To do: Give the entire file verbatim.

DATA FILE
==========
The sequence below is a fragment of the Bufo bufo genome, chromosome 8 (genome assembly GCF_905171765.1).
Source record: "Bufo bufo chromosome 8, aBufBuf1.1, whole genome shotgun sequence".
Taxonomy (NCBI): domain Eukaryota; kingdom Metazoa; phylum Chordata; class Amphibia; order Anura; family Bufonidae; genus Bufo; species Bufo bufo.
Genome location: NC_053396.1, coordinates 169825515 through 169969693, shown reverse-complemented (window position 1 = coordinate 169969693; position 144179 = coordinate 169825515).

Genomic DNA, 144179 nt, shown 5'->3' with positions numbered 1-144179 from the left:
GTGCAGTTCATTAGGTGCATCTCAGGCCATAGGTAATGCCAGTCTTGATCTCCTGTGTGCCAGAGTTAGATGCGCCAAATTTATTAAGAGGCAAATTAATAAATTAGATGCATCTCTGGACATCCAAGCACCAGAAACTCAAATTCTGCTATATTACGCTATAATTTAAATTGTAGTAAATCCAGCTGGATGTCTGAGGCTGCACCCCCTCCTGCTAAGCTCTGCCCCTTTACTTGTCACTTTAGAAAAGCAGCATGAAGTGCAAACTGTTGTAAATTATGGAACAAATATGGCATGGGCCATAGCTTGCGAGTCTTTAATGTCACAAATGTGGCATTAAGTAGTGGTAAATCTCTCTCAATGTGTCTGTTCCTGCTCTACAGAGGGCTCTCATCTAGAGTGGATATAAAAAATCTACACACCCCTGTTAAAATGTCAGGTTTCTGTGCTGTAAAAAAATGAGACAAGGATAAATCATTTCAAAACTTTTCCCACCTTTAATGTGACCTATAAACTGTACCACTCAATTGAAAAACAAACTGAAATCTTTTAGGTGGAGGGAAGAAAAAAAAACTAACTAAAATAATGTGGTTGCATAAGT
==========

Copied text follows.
The sequence below is a fragment of the Bufo bufo genome, chromosome 8 (genome assembly GCF_905171765.1).
Source record: "Bufo bufo chromosome 8, aBufBuf1.1, whole genome shotgun sequence".
Taxonomy (NCBI): domain Eukaryota; kingdom Metazoa; phylum Chordata; class Amphibia; order Anura; family Bufonidae; genus Bufo; species Bufo bufo.
Genome location: NC_053396.1, coordinates 169825515 through 169969693, shown reverse-complemented (window position 1 = coordinate 169969693; position 144179 = coordinate 169825515).

Genomic DNA, 144179 nt, shown 5'->3' with positions numbered 1-144179 from the left:
GTGCAGTTCATTAGGTGCATCTCAGGCCATAGGTAATGCCAGTCTTGATCTCCTGTGTGCCAGAGTTAGATGCGCCAAATTTATTAAGAGGCAAATTAATAAATTAGATGCATCTCTGGACATCCAAGCACCAGAAACTCAAATTCTGCTATATTACGCTATAATTTAAATTGTAGTAAATCCAGCTGGATGTCTGAGGCTGCACCCCCTCCTGCTAAGCTCTGCCCCTTTACTTGTCACTTTAGAAAAGCAGCATGAAGTGCAAACTGTTGTAAATTATGGAACAAATATGGCATGGGCCATAGCTTGCGAGTCTTTAATGTCACAAATGTGGCATTAAGTAGTGGTAAATCTCTCTCAATGTGTCTGTTCCTGCTCTACAGAGGGCTCTCATCTAGAGTGGATATAAAAAATCTACACACCCCTGTTAAAATGTCAGGTTTCTGTGCTGTAAAAAAATGAGACAAGGATAAATCATTTCAAAACTTTTCCCACCTTTAATGTGACCTATAAACTGTACCACTCAATTGAAAAACAAACTGAAATCTTTTAGGTGGAGGGAAGAAAAAAAAACTAACTAAAATAATGTGGTTGCATAAGT